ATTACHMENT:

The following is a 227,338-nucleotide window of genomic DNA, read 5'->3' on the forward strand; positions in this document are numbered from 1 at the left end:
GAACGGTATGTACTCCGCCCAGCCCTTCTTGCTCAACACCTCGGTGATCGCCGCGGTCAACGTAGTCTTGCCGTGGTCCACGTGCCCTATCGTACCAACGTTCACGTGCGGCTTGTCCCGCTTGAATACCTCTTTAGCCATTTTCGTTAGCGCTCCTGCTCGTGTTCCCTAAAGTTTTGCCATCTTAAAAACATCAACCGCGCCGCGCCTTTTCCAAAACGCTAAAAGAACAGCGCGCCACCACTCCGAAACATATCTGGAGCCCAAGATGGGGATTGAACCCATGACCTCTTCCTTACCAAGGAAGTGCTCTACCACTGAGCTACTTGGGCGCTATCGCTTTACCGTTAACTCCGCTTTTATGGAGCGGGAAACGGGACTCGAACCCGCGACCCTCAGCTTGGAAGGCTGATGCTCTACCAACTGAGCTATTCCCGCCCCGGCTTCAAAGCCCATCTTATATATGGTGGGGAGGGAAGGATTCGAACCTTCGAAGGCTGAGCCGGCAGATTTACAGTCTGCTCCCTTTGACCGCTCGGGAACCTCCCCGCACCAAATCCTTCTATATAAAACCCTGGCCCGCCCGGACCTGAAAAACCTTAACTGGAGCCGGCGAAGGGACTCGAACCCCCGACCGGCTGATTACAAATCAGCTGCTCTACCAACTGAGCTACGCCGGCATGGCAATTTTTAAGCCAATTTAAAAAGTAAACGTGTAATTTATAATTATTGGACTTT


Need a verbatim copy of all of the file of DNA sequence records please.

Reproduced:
The following is a 227,338-nucleotide window of genomic DNA, read 5'->3' on the forward strand; positions in this document are numbered from 1 at the left end:
GAACGGTATGTACTCCGCCCAGCCCTTCTTGCTCAACACCTCGGTGATCGCCGCGGTCAACGTAGTCTTGCCGTGGTCCACGTGCCCTATCGTACCAACGTTCACGTGCGGCTTGTCCCGCTTGAATACCTCTTTAGCCATTTTCGTTAGCGCTCCTGCTCGTGTTCCCTAAAGTTTTGCCATCTTAAAAACATCAACCGCGCCGCGCCTTTTCCAAAACGCTAAAAGAACAGCGCGCCACCACTCCGAAACATATCTGGAGCCCAAGATGGGGATTGAACCCATGACCTCTTCCTTACCAAGGAAGTGCTCTACCACTGAGCTACTTGGGCGCTATCGCTTTACCGTTAACTCCGCTTTTATGGAGCGGGAAACGGGACTCGAACCCGCGACCCTCAGCTTGGAAGGCTGATGCTCTACCAACTGAGCTATTCCCGCCCCGGCTTCAAAGCCCATCTTATATATGGTGGGGAGGGAAGGATTCGAACCTTCGAAGGCTGAGCCGGCAGATTTACAGTCTGCTCCCTTTGACCGCTCGGGAACCTCCCCGCACCAAATCCTTCTATATAAAACCCTGGCCCGCCCGGACCTGAAAAACCTTAACTGGAGCCGGCGAAGGGACTCGAACCCCCGACCGGCTGATTACAAATCAGCTGCTCTACCAACTGAGCTACGCCGGCATGGCAATTTTTAAGCCAATTTAAAAAGTAAACGTGTAATTTATAATTATTGGACTTT